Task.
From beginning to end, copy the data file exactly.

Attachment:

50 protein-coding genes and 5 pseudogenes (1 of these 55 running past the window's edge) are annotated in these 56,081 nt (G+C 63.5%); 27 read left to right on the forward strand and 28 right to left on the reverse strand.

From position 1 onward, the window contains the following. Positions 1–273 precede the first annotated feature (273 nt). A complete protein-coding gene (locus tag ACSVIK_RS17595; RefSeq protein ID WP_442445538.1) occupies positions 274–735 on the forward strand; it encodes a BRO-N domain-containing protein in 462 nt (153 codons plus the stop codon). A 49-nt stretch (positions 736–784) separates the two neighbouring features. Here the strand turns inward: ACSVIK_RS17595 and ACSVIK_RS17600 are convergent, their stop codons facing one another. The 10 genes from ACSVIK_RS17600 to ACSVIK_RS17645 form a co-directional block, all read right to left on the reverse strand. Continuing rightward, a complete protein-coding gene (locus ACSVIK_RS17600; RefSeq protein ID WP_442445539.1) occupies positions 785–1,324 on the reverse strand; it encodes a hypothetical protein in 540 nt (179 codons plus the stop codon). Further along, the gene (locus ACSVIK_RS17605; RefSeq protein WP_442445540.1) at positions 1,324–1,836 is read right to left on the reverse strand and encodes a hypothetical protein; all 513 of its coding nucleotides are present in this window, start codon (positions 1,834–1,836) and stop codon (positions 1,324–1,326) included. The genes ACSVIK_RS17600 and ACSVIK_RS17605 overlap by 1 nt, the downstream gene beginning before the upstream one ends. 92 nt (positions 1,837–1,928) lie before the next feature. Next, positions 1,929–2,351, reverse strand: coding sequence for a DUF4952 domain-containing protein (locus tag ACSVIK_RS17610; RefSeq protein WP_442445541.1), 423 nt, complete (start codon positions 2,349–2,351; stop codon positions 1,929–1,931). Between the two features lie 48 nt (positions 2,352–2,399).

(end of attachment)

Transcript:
50 protein-coding genes and 5 pseudogenes (1 of these 55 running past the window's edge) are annotated in these 56,081 nt (G+C 63.5%); 27 read left to right on the forward strand and 28 right to left on the reverse strand.

From position 1 onward, the window contains the following. Positions 1–273 precede the first annotated feature (273 nt). A complete protein-coding gene (locus tag ACSVIK_RS17595; RefSeq protein ID WP_442445538.1) occupies positions 274–735 on the forward strand; it encodes a BRO-N domain-containing protein in 462 nt (153 codons plus the stop codon). A 49-nt stretch (positions 736–784) separates the two neighbouring features. Here the strand turns inward: ACSVIK_RS17595 and ACSVIK_RS17600 are convergent, their stop codons facing one another. The 10 genes from ACSVIK_RS17600 to ACSVIK_RS17645 form a co-directional block, all read right to left on the reverse strand. Continuing rightward, a complete protein-coding gene (locus ACSVIK_RS17600; RefSeq protein ID WP_442445539.1) occupies positions 785–1,324 on the reverse strand; it encodes a hypothetical protein in 540 nt (179 codons plus the stop codon). Further along, the gene (locus ACSVIK_RS17605; RefSeq protein WP_442445540.1) at positions 1,324–1,836 is read right to left on the reverse strand and encodes a hypothetical protein; all 513 of its coding nucleotides are present in this window, start codon (positions 1,834–1,836) and stop codon (positions 1,324–1,326) included. The genes ACSVIK_RS17600 and ACSVIK_RS17605 overlap by 1 nt, the downstream gene beginning before the upstream one ends. 92 nt (positions 1,837–1,928) lie before the next feature. Next, positions 1,929–2,351, reverse strand: coding sequence for a DUF4952 domain-containing protein (locus tag ACSVIK_RS17610; RefSeq protein WP_442445541.1), 423 nt, complete (start codon positions 2,349–2,351; stop codon positions 1,929–1,931). Between the two features lie 48 nt (positions 2,352–2,399).